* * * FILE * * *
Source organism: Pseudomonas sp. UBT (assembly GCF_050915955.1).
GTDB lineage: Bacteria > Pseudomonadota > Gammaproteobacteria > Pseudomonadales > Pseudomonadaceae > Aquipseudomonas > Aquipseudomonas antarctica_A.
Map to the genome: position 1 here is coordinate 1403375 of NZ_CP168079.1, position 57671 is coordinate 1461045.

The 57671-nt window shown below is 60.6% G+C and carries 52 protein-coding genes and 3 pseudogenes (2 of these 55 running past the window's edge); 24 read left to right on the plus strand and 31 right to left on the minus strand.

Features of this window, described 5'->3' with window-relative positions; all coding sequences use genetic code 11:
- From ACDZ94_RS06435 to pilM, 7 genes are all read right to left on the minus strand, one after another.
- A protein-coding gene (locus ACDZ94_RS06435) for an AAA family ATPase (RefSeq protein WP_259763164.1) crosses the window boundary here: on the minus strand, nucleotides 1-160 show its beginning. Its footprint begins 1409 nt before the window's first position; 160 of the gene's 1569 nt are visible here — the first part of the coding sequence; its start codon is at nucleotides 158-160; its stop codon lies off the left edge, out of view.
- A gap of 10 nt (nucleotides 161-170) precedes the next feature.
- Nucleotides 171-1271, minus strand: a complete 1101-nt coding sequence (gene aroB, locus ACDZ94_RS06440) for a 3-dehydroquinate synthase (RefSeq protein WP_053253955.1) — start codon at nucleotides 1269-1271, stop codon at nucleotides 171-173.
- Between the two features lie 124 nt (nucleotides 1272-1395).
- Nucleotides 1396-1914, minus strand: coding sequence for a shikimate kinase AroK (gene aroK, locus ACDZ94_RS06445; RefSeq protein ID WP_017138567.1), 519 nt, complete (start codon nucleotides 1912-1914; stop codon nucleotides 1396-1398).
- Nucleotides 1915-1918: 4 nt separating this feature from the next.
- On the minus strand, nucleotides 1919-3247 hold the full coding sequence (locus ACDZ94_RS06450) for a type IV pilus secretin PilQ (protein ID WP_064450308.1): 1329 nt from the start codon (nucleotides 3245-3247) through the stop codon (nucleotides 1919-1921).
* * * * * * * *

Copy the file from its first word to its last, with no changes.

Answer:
Source organism: Pseudomonas sp. UBT (assembly GCF_050915955.1).
GTDB lineage: Bacteria > Pseudomonadota > Gammaproteobacteria > Pseudomonadales > Pseudomonadaceae > Aquipseudomonas > Aquipseudomonas antarctica_A.
Map to the genome: position 1 here is coordinate 1403375 of NZ_CP168079.1, position 57671 is coordinate 1461045.

The 57671-nt window shown below is 60.6% G+C and carries 52 protein-coding genes and 3 pseudogenes (2 of these 55 running past the window's edge); 24 read left to right on the plus strand and 31 right to left on the minus strand.

Features of this window, described 5'->3' with window-relative positions; all coding sequences use genetic code 11:
- From ACDZ94_RS06435 to pilM, 7 genes are all read right to left on the minus strand, one after another.
- A protein-coding gene (locus ACDZ94_RS06435) for an AAA family ATPase (RefSeq protein WP_259763164.1) crosses the window boundary here: on the minus strand, nucleotides 1-160 show its beginning. Its footprint begins 1409 nt before the window's first position; 160 of the gene's 1569 nt are visible here — the first part of the coding sequence; its start codon is at nucleotides 158-160; its stop codon lies off the left edge, out of view.
- A gap of 10 nt (nucleotides 161-170) precedes the next feature.
- Nucleotides 171-1271, minus strand: a complete 1101-nt coding sequence (gene aroB, locus ACDZ94_RS06440) for a 3-dehydroquinate synthase (RefSeq protein WP_053253955.1) — start codon at nucleotides 1269-1271, stop codon at nucleotides 171-173.
- Between the two features lie 124 nt (nucleotides 1272-1395).
- Nucleotides 1396-1914, minus strand: coding sequence for a shikimate kinase AroK (gene aroK, locus ACDZ94_RS06445; RefSeq protein ID WP_017138567.1), 519 nt, complete (start codon nucleotides 1912-1914; stop codon nucleotides 1396-1398).
- Nucleotides 1915-1918: 4 nt separating this feature from the next.
- On the minus strand, nucleotides 1919-3247 hold the full coding sequence (locus ACDZ94_RS06450) for a type IV pilus secretin PilQ (protein ID WP_064450308.1): 1329 nt from the start codon (nucleotides 3245-3247) through the stop codon (nucleotides 1919-1921).